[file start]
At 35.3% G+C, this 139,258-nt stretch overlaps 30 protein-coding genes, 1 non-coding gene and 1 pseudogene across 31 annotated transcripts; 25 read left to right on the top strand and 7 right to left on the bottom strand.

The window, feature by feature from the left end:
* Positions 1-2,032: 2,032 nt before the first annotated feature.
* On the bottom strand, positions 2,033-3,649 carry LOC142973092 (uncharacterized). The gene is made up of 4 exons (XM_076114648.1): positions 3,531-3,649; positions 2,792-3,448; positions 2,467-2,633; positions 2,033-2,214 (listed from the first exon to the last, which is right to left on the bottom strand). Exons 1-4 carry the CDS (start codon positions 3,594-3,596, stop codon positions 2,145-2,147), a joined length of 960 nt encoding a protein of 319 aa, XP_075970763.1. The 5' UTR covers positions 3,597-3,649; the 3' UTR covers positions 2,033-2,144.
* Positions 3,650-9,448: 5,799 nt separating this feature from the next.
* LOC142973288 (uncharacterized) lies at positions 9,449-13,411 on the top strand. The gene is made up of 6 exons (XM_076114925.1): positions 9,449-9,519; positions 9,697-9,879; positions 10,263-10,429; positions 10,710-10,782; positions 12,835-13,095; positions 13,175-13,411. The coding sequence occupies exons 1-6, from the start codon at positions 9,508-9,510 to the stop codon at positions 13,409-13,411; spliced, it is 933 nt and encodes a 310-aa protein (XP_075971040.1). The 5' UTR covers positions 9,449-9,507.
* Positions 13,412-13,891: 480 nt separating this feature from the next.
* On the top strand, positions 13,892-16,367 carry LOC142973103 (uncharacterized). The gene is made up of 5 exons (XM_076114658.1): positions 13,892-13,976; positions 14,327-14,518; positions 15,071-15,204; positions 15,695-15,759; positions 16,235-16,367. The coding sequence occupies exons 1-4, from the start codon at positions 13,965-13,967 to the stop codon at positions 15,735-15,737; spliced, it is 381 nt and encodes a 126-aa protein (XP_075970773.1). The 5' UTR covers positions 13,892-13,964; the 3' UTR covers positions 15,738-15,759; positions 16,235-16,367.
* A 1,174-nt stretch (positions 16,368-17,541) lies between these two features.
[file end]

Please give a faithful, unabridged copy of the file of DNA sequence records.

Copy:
At 35.3% G+C, this 139,258-nt stretch overlaps 30 protein-coding genes, 1 non-coding gene and 1 pseudogene across 31 annotated transcripts; 25 read left to right on the top strand and 7 right to left on the bottom strand.

The window, feature by feature from the left end:
* Positions 1-2,032: 2,032 nt before the first annotated feature.
* On the bottom strand, positions 2,033-3,649 carry LOC142973092 (uncharacterized). The gene is made up of 4 exons (XM_076114648.1): positions 3,531-3,649; positions 2,792-3,448; positions 2,467-2,633; positions 2,033-2,214 (listed from the first exon to the last, which is right to left on the bottom strand). Exons 1-4 carry the CDS (start codon positions 3,594-3,596, stop codon positions 2,145-2,147), a joined length of 960 nt encoding a protein of 319 aa, XP_075970763.1. The 5' UTR covers positions 3,597-3,649; the 3' UTR covers positions 2,033-2,144.
* Positions 3,650-9,448: 5,799 nt separating this feature from the next.
* LOC142973288 (uncharacterized) lies at positions 9,449-13,411 on the top strand. The gene is made up of 6 exons (XM_076114925.1): positions 9,449-9,519; positions 9,697-9,879; positions 10,263-10,429; positions 10,710-10,782; positions 12,835-13,095; positions 13,175-13,411. The coding sequence occupies exons 1-6, from the start codon at positions 9,508-9,510 to the stop codon at positions 13,409-13,411; spliced, it is 933 nt and encodes a 310-aa protein (XP_075971040.1). The 5' UTR covers positions 9,449-9,507.
* Positions 13,412-13,891: 480 nt separating this feature from the next.
* On the top strand, positions 13,892-16,367 carry LOC142973103 (uncharacterized). The gene is made up of 5 exons (XM_076114658.1): positions 13,892-13,976; positions 14,327-14,518; positions 15,071-15,204; positions 15,695-15,759; positions 16,235-16,367. The coding sequence occupies exons 1-4, from the start codon at positions 13,965-13,967 to the stop codon at positions 15,735-15,737; spliced, it is 381 nt and encodes a 126-aa protein (XP_075970773.1). The 5' UTR covers positions 13,892-13,964; the 3' UTR covers positions 15,738-15,759; positions 16,235-16,367.
* A 1,174-nt stretch (positions 16,368-17,541) lies between these two features.